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Dr Paolo Heywood

Assistant Professor

Assistant Professor in the Department of Anthropology 


Paolo Heywood studied social anthropology at Sidney Sussex College, Cambridge, where he received his MA, MPhil, and PhD degrees (2010, 2011, 2015). After receiving his PhD he was employed as a Teaching Fellow in the Department of Social Anthropology at Cambridge (2014-2016), and then appointed to a Junior Research Fellowship at Homerton College, Cambridge, and a Research Associateship in the Department of Social Anthropology at Cambridge (2016-2020). He came to Durham as an Assistant Professor in Social Anthropology in 2020. As of 2021 he is also the Honorary Reviews Editor of the Journal of the Royal Anthropological Institute.

Research Groups:

Social Anthropology

Research Summary

My research is broadly focussed on the ways in people seek to live well in the lives in which they find themselves, and how they work to shape themselves to fit the ideals and constraints they live by and with. In particular, I am interested in how ethical and moral ideals inform political projects and practices. 

My first book (After Difference, 2018) examined queer activism in Italy, and the ways in which pursuing the virtue of 'difference' animates much of such activism. It describes both the work involved in cultivating 'difference' as a value, and the resulting complications and tensions in relation to broader Italian society and within the activist movement itself.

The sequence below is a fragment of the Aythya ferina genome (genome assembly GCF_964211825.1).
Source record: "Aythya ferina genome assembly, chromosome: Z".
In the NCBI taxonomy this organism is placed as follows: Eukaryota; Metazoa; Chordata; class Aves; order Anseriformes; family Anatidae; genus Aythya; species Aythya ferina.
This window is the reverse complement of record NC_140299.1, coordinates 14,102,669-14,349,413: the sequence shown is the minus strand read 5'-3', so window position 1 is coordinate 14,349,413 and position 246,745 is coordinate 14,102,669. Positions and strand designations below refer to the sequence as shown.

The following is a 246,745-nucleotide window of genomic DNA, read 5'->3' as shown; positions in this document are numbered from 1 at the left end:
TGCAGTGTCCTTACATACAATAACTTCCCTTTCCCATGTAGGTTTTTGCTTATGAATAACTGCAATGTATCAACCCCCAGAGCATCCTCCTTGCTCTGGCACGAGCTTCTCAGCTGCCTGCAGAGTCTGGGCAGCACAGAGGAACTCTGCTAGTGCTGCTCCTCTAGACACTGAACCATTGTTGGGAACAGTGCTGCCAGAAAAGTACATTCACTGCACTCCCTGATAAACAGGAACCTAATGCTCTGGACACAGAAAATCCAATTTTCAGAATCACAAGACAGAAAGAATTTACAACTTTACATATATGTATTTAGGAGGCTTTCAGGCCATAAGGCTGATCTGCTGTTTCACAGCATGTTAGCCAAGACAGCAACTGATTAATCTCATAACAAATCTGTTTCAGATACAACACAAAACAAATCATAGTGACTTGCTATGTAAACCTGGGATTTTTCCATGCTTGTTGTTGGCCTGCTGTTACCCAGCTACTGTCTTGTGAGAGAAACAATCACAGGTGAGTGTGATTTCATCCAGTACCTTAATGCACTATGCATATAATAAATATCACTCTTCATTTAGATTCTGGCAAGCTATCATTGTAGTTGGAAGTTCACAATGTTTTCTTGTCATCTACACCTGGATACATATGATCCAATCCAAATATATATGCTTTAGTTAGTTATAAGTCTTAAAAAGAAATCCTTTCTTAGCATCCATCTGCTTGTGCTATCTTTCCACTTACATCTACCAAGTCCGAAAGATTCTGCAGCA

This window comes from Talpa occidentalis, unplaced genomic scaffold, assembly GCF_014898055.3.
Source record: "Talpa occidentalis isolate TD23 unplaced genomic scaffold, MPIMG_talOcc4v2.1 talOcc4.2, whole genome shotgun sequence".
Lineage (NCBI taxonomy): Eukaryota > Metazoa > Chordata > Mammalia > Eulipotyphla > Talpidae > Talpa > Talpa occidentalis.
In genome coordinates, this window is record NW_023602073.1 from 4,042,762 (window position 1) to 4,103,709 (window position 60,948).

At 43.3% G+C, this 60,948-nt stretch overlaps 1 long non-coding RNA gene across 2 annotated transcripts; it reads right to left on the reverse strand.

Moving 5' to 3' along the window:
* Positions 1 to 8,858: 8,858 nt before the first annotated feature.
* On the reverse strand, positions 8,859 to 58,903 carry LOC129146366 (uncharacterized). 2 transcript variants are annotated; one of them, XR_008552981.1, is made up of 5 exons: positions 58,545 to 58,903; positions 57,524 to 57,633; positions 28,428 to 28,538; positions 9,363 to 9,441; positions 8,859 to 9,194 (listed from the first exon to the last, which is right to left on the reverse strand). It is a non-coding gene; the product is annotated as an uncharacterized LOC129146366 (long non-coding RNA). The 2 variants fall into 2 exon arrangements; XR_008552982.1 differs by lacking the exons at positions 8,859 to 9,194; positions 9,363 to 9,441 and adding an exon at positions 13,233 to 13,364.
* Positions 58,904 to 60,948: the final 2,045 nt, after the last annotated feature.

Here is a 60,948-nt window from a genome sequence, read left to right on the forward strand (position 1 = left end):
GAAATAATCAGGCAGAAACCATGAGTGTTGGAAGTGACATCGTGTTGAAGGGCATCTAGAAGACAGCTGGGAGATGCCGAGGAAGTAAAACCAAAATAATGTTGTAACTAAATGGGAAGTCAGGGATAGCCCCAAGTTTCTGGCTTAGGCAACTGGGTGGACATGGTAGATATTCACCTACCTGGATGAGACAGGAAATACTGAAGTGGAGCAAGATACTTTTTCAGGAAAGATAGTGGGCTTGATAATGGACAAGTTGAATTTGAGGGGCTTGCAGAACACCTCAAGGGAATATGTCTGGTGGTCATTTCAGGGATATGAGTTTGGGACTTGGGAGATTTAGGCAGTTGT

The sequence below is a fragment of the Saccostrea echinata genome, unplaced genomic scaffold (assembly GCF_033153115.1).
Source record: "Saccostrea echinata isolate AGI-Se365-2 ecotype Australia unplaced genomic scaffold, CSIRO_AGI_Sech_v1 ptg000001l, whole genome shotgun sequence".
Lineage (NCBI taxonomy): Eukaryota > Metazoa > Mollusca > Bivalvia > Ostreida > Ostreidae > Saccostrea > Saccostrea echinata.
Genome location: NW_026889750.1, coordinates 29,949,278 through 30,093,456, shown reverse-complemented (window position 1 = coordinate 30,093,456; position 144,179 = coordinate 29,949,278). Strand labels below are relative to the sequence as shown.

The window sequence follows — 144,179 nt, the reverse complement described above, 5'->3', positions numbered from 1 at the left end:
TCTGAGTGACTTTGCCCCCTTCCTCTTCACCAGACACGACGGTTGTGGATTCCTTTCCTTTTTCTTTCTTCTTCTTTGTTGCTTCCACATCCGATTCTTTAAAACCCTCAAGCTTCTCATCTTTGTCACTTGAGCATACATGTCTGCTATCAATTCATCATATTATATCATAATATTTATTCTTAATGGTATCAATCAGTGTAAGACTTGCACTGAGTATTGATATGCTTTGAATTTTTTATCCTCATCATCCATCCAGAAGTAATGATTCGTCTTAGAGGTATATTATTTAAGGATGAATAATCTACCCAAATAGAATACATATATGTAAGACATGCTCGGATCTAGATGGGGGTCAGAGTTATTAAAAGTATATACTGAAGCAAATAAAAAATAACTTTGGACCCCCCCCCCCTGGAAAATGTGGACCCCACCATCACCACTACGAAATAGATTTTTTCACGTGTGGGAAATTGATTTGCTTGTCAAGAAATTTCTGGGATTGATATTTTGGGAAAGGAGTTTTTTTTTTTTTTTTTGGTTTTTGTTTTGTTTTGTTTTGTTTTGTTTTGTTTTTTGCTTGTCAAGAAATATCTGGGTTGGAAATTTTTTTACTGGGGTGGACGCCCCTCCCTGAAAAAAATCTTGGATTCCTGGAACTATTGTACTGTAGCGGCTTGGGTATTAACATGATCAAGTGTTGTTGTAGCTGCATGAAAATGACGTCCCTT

My second book, currently in preparation, is an ethnography of Predappio the village in northern Italy in which Mussolini was born and is buried, and which for that reason is Italy’s premier site of neo-fascist tourism. My interest here is in how the inhabitants of this village learn to live in the shadow of this difficult heritage by self-consciously pursuing the value of 'ordinariness'. But this is no ordinary 'ordinariness' : it is a concrete value that requires work and cultivation to realise. People in Predappio, knowing just how extraordinary they and their home appear to the wider world, put a great deal of conscious effort into appearing instead to be as ordinary as possible. This book will examine how this pursuit of the ordinary as an antidote to the ghost of Mussolini permeates a range of dimensions of social life, from ritual through to kinship and local politics.

In addition to these empirical interests, I also have a sustained interest in the status of anthropological theory. I am the author of several contributions to debates on the 'ontological turn' in the social sciences, and am presently editing a volume on the status of 'explanation' as an anthropological practice. 

Research interests

  • Activism
  • Anthropological Theory
  • Ethics and Morality
  • Fascism
  • Heritage
  • History and Memory
  • Italy
  • The Ontological Turn


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